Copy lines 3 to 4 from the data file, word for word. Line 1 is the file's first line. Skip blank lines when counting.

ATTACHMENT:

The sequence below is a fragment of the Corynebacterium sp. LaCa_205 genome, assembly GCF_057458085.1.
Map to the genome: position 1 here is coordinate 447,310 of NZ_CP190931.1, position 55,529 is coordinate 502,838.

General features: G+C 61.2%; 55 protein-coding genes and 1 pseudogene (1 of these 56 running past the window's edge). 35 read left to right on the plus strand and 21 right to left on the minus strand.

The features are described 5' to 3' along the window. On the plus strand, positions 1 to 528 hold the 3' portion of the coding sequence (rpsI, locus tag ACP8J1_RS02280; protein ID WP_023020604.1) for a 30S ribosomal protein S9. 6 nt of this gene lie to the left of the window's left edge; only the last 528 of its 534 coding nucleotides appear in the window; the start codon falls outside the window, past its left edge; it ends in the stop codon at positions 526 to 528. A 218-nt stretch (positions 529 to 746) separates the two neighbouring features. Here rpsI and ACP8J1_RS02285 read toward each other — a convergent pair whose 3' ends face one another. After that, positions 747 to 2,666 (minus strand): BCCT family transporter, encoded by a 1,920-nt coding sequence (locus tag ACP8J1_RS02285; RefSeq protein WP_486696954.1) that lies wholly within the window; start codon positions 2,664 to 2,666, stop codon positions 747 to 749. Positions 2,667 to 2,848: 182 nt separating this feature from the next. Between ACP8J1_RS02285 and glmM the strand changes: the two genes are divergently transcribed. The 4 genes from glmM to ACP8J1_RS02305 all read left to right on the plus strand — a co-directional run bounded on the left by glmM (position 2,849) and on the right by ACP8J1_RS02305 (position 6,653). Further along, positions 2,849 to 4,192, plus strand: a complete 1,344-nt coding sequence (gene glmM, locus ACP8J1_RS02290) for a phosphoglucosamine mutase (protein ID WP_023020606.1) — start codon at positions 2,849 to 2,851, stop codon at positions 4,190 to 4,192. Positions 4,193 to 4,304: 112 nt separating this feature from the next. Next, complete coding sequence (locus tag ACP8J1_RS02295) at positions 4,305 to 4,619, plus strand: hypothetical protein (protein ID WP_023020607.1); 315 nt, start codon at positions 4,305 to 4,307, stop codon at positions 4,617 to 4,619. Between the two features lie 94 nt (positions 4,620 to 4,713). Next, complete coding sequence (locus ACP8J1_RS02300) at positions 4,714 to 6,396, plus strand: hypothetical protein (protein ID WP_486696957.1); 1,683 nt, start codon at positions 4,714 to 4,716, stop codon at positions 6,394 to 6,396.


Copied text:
General features: G+C 61.2%; 55 protein-coding genes and 1 pseudogene (1 of these 56 running past the window's edge). 35 read left to right on the plus strand and 21 right to left on the minus strand.

The features are described 5' to 3' along the window. On the plus strand, positions 1 to 528 hold the 3' portion of the coding sequence (rpsI, locus tag ACP8J1_RS02280; protein ID WP_023020604.1) for a 30S ribosomal protein S9. 6 nt of this gene lie to the left of the window's left edge; only the last 528 of its 534 coding nucleotides appear in the window; the start codon falls outside the window, past its left edge; it ends in the stop codon at positions 526 to 528. A 218-nt stretch (positions 529 to 746) separates the two neighbouring features. Here rpsI and ACP8J1_RS02285 read toward each other — a convergent pair whose 3' ends face one another. After that, positions 747 to 2,666 (minus strand): BCCT family transporter, encoded by a 1,920-nt coding sequence (locus tag ACP8J1_RS02285; RefSeq protein WP_486696954.1) that lies wholly within the window; start codon positions 2,664 to 2,666, stop codon positions 747 to 749. Positions 2,667 to 2,848: 182 nt separating this feature from the next. Between ACP8J1_RS02285 and glmM the strand changes: the two genes are divergently transcribed. The 4 genes from glmM to ACP8J1_RS02305 all read left to right on the plus strand — a co-directional run bounded on the left by glmM (position 2,849) and on the right by ACP8J1_RS02305 (position 6,653). Further along, positions 2,849 to 4,192, plus strand: a complete 1,344-nt coding sequence (gene glmM, locus ACP8J1_RS02290) for a phosphoglucosamine mutase (protein ID WP_023020606.1) — start codon at positions 2,849 to 2,851, stop codon at positions 4,190 to 4,192. Positions 4,193 to 4,304: 112 nt separating this feature from the next. Next, complete coding sequence (locus tag ACP8J1_RS02295) at positions 4,305 to 4,619, plus strand: hypothetical protein (protein ID WP_023020607.1); 315 nt, start codon at positions 4,305 to 4,307, stop codon at positions 4,617 to 4,619. Between the two features lie 94 nt (positions 4,620 to 4,713). Next, complete coding sequence (locus ACP8J1_RS02300) at positions 4,714 to 6,396, plus strand: hypothetical protein (protein ID WP_486696957.1); 1,683 nt, start codon at positions 4,714 to 4,716, stop codon at positions 6,394 to 6,396.